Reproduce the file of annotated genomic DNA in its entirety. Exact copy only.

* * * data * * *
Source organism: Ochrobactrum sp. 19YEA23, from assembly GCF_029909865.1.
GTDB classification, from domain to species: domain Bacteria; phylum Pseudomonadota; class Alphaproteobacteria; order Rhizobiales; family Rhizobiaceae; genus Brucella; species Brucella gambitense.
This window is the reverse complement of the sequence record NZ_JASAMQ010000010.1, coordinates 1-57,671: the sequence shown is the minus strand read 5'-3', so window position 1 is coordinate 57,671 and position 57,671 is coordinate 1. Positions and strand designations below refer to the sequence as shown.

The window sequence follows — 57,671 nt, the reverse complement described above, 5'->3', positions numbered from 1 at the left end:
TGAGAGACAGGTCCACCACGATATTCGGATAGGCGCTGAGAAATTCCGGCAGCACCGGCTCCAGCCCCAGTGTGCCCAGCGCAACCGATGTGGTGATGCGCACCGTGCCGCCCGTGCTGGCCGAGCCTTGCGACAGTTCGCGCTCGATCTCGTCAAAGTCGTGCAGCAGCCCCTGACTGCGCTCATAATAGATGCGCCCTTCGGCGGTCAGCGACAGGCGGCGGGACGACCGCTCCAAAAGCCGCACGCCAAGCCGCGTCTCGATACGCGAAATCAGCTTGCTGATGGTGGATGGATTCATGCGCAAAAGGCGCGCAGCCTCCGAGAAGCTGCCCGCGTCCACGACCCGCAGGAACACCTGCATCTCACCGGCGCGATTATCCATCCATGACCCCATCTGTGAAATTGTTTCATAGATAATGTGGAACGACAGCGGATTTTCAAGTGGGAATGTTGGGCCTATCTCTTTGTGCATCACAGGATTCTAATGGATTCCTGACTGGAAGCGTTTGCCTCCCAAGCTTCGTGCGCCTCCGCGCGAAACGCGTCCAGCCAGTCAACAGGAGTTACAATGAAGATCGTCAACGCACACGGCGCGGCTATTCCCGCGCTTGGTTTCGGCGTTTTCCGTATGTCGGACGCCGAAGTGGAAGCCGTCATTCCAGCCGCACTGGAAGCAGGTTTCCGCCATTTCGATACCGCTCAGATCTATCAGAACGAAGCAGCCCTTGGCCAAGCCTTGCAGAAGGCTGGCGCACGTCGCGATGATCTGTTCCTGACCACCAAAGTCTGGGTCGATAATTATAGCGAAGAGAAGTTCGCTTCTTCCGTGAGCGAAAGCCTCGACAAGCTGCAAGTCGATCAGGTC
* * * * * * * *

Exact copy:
Source organism: Ochrobactrum sp. 19YEA23, from assembly GCF_029909865.1.
GTDB classification, from domain to species: domain Bacteria; phylum Pseudomonadota; class Alphaproteobacteria; order Rhizobiales; family Rhizobiaceae; genus Brucella; species Brucella gambitense.
This window is the reverse complement of the sequence record NZ_JASAMQ010000010.1, coordinates 1-57,671: the sequence shown is the minus strand read 5'-3', so window position 1 is coordinate 57,671 and position 57,671 is coordinate 1. Positions and strand designations below refer to the sequence as shown.

The window sequence follows — 57,671 nt, the reverse complement described above, 5'->3', positions numbered from 1 at the left end:
TGAGAGACAGGTCCACCACGATATTCGGATAGGCGCTGAGAAATTCCGGCAGCACCGGCTCCAGCCCCAGTGTGCCCAGCGCAACCGATGTGGTGATGCGCACCGTGCCGCCCGTGCTGGCCGAGCCTTGCGACAGTTCGCGCTCGATCTCGTCAAAGTCGTGCAGCAGCCCCTGACTGCGCTCATAATAGATGCGCCCTTCGGCGGTCAGCGACAGGCGGCGGGACGACCGCTCCAAAAGCCGCACGCCAAGCCGCGTCTCGATACGCGAAATCAGCTTGCTGATGGTGGATGGATTCATGCGCAAAAGGCGCGCAGCCTCCGAGAAGCTGCCCGCGTCCACGACCCGCAGGAACACCTGCATCTCACCGGCGCGATTATCCATCCATGACCCCATCTGTGAAATTGTTTCATAGATAATGTGGAACGACAGCGGATTTTCAAGTGGGAATGTTGGGCCTATCTCTTTGTGCATCACAGGATTCTAATGGATTCCTGACTGGAAGCGTTTGCCTCCCAAGCTTCGTGCGCCTCCGCGCGAAACGCGTCCAGCCAGTCAACAGGAGTTACAATGAAGATCGTCAACGCACACGGCGCGGCTATTCCCGCGCTTGGTTTCGGCGTTTTCCGTATGTCGGACGCCGAAGTGGAAGCCGTCATTCCAGCCGCACTGGAAGCAGGTTTCCGCCATTTCGATACCGCTCAGATCTATCAGAACGAAGCAGCCCTTGGCCAAGCCTTGCAGAAGGCTGGCGCACGTCGCGATGATCTGTTCCTGACCACCAAAGTCTGGGTCGATAATTATAGCGAAGAGAAGTTCGCTTCTTCCGTGAGCGAAAGCCTCGACAAGCTGCAAGTCGATCAGGTC